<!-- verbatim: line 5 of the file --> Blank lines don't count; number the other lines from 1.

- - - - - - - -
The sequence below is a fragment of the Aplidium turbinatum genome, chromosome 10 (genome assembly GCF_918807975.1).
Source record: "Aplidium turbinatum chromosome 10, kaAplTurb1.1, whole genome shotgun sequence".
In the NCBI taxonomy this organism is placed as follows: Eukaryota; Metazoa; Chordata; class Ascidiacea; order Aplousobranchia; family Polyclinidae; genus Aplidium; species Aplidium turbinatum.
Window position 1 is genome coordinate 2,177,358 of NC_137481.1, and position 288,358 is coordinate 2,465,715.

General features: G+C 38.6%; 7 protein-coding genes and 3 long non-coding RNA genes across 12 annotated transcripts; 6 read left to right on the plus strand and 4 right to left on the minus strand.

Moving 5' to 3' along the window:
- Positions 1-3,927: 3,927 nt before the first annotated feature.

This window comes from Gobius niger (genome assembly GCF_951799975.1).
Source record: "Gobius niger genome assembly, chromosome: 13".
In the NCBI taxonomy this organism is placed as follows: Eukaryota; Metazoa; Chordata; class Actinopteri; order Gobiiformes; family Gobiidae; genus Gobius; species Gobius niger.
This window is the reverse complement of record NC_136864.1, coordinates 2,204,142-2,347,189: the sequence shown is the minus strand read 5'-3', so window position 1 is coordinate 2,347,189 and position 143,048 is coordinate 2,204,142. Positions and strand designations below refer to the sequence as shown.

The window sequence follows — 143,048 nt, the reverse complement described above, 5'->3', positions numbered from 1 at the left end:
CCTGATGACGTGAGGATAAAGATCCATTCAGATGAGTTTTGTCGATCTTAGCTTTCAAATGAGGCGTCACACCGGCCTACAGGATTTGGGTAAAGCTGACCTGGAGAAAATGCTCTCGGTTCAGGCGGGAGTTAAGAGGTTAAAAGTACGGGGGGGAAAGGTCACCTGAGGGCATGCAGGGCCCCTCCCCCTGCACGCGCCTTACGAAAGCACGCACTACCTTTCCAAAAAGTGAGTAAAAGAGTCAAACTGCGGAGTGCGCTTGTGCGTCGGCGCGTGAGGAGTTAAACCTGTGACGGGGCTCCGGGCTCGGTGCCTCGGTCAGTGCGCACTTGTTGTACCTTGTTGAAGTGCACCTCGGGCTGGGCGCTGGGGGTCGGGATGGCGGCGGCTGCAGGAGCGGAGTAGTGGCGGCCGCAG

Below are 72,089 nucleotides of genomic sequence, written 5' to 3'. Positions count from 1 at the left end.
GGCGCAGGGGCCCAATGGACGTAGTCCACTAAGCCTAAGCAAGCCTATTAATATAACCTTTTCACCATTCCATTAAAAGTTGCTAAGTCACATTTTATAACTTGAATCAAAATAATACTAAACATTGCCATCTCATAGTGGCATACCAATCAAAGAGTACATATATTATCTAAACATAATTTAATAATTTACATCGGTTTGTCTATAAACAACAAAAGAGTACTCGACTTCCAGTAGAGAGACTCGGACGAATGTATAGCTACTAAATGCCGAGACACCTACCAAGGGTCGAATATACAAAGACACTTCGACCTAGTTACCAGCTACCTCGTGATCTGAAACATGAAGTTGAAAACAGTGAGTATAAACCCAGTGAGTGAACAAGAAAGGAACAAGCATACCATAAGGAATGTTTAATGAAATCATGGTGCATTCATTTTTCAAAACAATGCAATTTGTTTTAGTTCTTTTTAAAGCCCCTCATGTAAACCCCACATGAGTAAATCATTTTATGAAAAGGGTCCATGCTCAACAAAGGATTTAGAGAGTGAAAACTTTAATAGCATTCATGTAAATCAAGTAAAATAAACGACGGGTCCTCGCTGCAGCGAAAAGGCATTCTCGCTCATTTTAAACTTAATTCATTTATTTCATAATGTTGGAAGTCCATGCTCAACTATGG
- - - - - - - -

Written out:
General features: G+C 38.6%; 7 protein-coding genes and 3 long non-coding RNA genes across 12 annotated transcripts; 6 read left to right on the plus strand and 4 right to left on the minus strand.